Scientists say they have powered up an old antibiotic to help in the fight against drug-resistant infections.

The team manipulated the antibiotic, vancomycin, so that it attaches itself specifically to the membranes of dangerous bacteria that cause infections and not to the membranes of healthy cells as well, according to a study in the journal Nature Communications. The researchers call their new creation “vancapticins” and say the molecules could be used to treat formidable illnesses that have become resistant to medications, called superbugs. Those include methicillin-resistant Staphylococcus aureus, also known as MRSA.

Superbugs have become a big problem in recent years. These antibiotic-resistant microbes infect about 2 million people every year in the United States, according to the Centers for Disease Control and Prevention. At least 23,000 of those people die from their infections.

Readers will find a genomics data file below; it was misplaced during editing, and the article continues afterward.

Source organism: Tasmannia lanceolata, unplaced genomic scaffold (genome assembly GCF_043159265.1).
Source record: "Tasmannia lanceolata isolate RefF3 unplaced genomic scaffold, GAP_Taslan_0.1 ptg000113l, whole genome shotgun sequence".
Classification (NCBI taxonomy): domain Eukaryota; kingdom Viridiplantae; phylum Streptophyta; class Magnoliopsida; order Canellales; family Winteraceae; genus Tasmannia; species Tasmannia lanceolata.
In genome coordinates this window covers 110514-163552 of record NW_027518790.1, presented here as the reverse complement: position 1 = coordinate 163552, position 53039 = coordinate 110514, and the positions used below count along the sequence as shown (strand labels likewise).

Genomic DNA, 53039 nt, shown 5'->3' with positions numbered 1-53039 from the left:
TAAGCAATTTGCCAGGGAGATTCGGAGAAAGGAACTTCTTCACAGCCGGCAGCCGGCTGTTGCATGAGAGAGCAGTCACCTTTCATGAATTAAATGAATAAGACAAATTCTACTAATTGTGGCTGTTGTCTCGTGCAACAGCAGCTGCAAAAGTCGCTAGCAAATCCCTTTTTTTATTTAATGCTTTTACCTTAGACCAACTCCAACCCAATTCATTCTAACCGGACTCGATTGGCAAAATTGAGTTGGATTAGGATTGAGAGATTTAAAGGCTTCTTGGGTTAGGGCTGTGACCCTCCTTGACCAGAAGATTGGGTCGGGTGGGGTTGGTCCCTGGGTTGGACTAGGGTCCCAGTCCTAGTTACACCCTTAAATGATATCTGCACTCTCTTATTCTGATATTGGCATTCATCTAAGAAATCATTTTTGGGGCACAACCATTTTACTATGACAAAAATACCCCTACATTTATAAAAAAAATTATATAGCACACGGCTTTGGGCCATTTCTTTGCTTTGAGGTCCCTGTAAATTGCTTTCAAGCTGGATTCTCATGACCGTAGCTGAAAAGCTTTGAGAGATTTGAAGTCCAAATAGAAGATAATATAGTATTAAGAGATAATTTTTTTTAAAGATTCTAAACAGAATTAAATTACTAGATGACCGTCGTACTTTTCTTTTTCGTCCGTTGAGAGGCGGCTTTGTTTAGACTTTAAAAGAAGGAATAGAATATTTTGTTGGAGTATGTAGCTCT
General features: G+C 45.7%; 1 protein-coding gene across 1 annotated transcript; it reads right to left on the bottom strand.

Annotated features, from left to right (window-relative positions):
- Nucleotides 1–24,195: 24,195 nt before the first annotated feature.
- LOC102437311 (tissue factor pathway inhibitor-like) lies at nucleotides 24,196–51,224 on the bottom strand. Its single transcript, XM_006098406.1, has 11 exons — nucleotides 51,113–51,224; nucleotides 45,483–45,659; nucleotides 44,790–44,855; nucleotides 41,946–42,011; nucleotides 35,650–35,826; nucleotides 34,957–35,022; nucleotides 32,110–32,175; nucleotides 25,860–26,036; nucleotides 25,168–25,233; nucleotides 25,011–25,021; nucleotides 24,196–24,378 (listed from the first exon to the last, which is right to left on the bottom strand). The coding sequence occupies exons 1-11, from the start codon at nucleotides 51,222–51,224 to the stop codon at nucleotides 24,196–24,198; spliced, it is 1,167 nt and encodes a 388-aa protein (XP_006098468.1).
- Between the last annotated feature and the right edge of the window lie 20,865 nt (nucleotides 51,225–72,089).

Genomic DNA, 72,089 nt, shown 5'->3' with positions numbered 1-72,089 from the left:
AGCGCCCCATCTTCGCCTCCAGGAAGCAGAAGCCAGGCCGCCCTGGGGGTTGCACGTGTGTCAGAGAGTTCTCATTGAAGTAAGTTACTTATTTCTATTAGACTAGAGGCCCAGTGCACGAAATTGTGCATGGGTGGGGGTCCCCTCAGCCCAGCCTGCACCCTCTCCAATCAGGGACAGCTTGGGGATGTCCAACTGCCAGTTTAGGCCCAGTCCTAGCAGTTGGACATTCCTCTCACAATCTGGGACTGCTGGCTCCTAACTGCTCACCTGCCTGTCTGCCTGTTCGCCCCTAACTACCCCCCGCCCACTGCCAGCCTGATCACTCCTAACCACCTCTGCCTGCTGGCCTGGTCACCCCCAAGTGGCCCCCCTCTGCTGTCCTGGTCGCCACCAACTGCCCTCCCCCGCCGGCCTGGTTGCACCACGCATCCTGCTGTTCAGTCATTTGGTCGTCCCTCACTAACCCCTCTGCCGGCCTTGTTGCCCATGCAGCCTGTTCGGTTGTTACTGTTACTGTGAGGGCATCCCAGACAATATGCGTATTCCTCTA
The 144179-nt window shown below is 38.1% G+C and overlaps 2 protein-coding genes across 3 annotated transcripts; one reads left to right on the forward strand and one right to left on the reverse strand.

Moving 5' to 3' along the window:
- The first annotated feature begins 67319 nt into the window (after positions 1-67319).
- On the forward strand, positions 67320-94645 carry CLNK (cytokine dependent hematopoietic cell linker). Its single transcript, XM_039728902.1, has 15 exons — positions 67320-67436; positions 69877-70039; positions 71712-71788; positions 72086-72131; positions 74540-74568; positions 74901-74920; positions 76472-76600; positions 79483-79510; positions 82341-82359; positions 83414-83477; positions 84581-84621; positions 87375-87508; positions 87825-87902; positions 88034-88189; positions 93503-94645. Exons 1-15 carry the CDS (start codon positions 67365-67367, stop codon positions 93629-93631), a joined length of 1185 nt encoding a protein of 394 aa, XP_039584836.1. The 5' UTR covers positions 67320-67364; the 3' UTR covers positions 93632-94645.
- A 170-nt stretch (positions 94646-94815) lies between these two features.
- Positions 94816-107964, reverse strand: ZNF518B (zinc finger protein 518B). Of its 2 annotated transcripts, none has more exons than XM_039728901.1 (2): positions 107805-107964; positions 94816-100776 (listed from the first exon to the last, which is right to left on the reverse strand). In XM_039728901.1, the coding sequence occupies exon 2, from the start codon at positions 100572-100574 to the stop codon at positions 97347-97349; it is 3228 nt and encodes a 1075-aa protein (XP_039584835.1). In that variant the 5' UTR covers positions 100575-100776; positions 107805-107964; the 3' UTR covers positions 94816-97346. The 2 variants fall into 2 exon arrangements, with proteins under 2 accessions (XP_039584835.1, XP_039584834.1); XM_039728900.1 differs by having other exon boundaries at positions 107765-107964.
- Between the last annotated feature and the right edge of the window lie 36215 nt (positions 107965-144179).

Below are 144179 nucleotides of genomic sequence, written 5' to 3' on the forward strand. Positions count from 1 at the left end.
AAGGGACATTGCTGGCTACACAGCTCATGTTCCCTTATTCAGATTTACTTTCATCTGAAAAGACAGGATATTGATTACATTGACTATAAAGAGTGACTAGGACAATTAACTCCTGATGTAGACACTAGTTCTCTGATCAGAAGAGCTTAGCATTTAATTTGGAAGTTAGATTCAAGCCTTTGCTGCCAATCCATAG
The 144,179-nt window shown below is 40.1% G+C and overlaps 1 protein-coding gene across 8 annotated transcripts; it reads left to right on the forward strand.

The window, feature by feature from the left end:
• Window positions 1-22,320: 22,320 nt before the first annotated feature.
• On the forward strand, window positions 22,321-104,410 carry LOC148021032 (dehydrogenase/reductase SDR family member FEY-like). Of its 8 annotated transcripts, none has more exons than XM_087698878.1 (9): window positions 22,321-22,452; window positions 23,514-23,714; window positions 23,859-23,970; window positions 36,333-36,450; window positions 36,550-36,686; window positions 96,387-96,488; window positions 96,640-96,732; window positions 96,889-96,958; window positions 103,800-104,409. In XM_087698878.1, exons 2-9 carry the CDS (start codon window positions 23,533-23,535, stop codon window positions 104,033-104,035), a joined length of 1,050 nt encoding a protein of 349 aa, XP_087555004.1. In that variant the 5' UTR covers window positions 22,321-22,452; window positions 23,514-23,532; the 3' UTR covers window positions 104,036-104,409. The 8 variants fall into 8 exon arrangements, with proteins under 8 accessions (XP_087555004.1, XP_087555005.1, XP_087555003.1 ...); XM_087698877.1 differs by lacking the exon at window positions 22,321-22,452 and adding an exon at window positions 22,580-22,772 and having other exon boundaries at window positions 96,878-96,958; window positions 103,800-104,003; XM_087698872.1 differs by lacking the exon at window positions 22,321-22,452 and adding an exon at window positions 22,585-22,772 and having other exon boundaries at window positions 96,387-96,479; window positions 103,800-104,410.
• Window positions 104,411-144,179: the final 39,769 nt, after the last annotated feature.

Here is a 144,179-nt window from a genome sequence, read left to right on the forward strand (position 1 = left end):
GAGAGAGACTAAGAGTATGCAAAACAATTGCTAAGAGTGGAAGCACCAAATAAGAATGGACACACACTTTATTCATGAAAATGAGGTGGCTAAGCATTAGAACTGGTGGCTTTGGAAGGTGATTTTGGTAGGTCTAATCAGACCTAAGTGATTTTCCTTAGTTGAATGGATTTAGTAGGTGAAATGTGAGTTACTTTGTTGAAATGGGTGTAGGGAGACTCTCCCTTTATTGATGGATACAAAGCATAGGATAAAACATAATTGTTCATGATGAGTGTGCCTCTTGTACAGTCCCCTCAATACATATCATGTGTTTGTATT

Many factors have contributed to the rise of superbugs, include overuse and misuse of antibiotics — doctors prescribing them when they are not needed and patients who don’t complete their drug schedules, thus exposing bacteria to the medications without killing them, which allows them to build up an immunity to the drugs. People also spread drug-resistant strains to others, helping the pathogens to proliferate.

Vancomycin was one of the antibiotics that bacteria were becoming resistant to.

“The rise of vancomycin-resistant bacteria, and the number of patients dying from resistant infections that cannot be successfully treated, stimulated our team to look at ways to revitalise old antibiotics,” researcher Mark Blaskovich said in a statement from the University of Queensland.

It’s not the first time scientists have developed new ways to treat drug-resistant bacteria. One recent method involves hijacking the signals harmful bacteria send to one another as they invade a person’s body and then sending fake messages that tell them to slow down, like a microscopic form of espionage. Scientists have also looked at ways to break down the defensive membranes of the pathogens to make them more vulnerable to current treatments.

“Given the alarming rise of multi-drug resistant bacteria and the length of time it takes to develop a new antibiotic, we need to look at any solution that could fix the antibiotic drug discovery pipeline now,” researcher Matt Cooper said in the university statement.